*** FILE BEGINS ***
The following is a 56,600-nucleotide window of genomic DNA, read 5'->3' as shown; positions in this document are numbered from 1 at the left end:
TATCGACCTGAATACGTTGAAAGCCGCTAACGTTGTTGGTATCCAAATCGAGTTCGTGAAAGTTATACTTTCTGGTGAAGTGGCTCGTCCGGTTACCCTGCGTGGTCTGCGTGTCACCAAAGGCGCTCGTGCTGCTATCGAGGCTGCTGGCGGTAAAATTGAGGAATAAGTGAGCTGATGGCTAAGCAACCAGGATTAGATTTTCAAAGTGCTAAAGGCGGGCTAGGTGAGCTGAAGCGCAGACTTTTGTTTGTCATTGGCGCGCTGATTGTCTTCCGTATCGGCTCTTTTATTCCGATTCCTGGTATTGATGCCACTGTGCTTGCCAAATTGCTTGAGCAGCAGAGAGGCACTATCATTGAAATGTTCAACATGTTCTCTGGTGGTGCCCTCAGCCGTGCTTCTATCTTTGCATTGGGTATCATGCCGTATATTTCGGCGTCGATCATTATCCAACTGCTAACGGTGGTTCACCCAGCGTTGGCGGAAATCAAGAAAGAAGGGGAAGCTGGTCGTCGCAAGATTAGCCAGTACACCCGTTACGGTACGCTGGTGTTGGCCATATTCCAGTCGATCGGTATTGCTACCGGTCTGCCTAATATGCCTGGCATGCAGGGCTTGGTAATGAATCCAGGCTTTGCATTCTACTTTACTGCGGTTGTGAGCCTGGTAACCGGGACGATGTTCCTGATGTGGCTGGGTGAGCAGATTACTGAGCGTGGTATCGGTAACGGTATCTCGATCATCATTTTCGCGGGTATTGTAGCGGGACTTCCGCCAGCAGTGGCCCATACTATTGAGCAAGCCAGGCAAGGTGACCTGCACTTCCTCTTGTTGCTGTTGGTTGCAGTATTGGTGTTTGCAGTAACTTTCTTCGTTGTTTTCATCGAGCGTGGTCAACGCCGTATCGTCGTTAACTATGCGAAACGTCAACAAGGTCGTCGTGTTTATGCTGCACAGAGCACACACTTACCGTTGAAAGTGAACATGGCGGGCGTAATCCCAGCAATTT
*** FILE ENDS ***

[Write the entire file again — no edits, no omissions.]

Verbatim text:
The following is a 56,600-nucleotide window of genomic DNA, read 5'->3' as shown; positions in this document are numbered from 1 at the left end:
TATCGACCTGAATACGTTGAAAGCCGCTAACGTTGTTGGTATCCAAATCGAGTTCGTGAAAGTTATACTTTCTGGTGAAGTGGCTCGTCCGGTTACCCTGCGTGGTCTGCGTGTCACCAAAGGCGCTCGTGCTGCTATCGAGGCTGCTGGCGGTAAAATTGAGGAATAAGTGAGCTGATGGCTAAGCAACCAGGATTAGATTTTCAAAGTGCTAAAGGCGGGCTAGGTGAGCTGAAGCGCAGACTTTTGTTTGTCATTGGCGCGCTGATTGTCTTCCGTATCGGCTCTTTTATTCCGATTCCTGGTATTGATGCCACTGTGCTTGCCAAATTGCTTGAGCAGCAGAGAGGCACTATCATTGAAATGTTCAACATGTTCTCTGGTGGTGCCCTCAGCCGTGCTTCTATCTTTGCATTGGGTATCATGCCGTATATTTCGGCGTCGATCATTATCCAACTGCTAACGGTGGTTCACCCAGCGTTGGCGGAAATCAAGAAAGAAGGGGAAGCTGGTCGTCGCAAGATTAGCCAGTACACCCGTTACGGTACGCTGGTGTTGGCCATATTCCAGTCGATCGGTATTGCTACCGGTCTGCCTAATATGCCTGGCATGCAGGGCTTGGTAATGAATCCAGGCTTTGCATTCTACTTTACTGCGGTTGTGAGCCTGGTAACCGGGACGATGTTCCTGATGTGGCTGGGTGAGCAGATTACTGAGCGTGGTATCGGTAACGGTATCTCGATCATCATTTTCGCGGGTATTGTAGCGGGACTTCCGCCAGCAGTGGCCCATACTATTGAGCAAGCCAGGCAAGGTGACCTGCACTTCCTCTTGTTGCTGTTGGTTGCAGTATTGGTGTTTGCAGTAACTTTCTTCGTTGTTTTCATCGAGCGTGGTCAACGCCGTATCGTCGTTAACTATGCGAAACGTCAACAAGGTCGTCGTGTTTATGCTGCACAGAGCACACACTTACCGTTGAAAGTGAACATGGCGGGCGTAATCCCAGCAATTT